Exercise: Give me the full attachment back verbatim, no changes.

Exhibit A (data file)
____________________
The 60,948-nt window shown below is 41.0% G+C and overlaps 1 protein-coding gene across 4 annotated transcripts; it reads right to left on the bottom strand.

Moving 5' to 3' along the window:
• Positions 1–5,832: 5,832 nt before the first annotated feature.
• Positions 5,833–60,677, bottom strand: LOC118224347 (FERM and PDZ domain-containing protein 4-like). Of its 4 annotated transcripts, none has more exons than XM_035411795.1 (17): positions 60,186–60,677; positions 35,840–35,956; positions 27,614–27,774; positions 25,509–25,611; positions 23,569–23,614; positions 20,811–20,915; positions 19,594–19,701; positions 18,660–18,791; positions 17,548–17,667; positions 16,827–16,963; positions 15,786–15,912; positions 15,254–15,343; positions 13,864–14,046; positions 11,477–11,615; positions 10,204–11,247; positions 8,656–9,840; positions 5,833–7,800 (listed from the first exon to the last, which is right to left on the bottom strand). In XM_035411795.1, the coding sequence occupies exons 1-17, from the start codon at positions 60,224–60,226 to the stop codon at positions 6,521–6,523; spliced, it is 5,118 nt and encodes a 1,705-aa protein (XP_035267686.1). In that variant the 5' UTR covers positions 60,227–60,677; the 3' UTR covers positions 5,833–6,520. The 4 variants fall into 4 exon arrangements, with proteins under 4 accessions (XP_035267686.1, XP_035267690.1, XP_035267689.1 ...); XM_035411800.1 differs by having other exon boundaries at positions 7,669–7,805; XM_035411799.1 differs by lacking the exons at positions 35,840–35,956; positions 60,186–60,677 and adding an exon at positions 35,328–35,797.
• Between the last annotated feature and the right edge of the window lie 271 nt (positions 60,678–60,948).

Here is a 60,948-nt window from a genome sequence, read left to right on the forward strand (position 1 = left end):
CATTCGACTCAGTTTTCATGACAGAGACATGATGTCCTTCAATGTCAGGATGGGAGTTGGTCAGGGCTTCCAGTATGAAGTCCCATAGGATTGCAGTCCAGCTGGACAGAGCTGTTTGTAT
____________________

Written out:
The 60,948-nt window shown below is 41.0% G+C and overlaps 1 protein-coding gene across 4 annotated transcripts; it reads right to left on the bottom strand.

Moving 5' to 3' along the window:
• Positions 1–5,832: 5,832 nt before the first annotated feature.
• Positions 5,833–60,677, bottom strand: LOC118224347 (FERM and PDZ domain-containing protein 4-like). Of its 4 annotated transcripts, none has more exons than XM_035411795.1 (17): positions 60,186–60,677; positions 35,840–35,956; positions 27,614–27,774; positions 25,509–25,611; positions 23,569–23,614; positions 20,811–20,915; positions 19,594–19,701; positions 18,660–18,791; positions 17,548–17,667; positions 16,827–16,963; positions 15,786–15,912; positions 15,254–15,343; positions 13,864–14,046; positions 11,477–11,615; positions 10,204–11,247; positions 8,656–9,840; positions 5,833–7,800 (listed from the first exon to the last, which is right to left on the bottom strand). In XM_035411795.1, the coding sequence occupies exons 1-17, from the start codon at positions 60,224–60,226 to the stop codon at positions 6,521–6,523; spliced, it is 5,118 nt and encodes a 1,705-aa protein (XP_035267686.1). In that variant the 5' UTR covers positions 60,227–60,677; the 3' UTR covers positions 5,833–6,520. The 4 variants fall into 4 exon arrangements, with proteins under 4 accessions (XP_035267686.1, XP_035267690.1, XP_035267689.1 ...); XM_035411800.1 differs by having other exon boundaries at positions 7,669–7,805; XM_035411799.1 differs by lacking the exons at positions 35,840–35,956; positions 60,186–60,677 and adding an exon at positions 35,328–35,797.
• Between the last annotated feature and the right edge of the window lie 271 nt (positions 60,678–60,948).

Here is a 60,948-nt window from a genome sequence, read left to right on the forward strand (position 1 = left end):
CATTCGACTCAGTTTTCATGACAGAGACATGATGTCCTTCAATGTCAGGATGGGAGTTGGTCAGGGCTTCCAGTATGAAGTCCCATAGGATTGCAGTCCAGCTGGACAGAGCTGTTTGTAT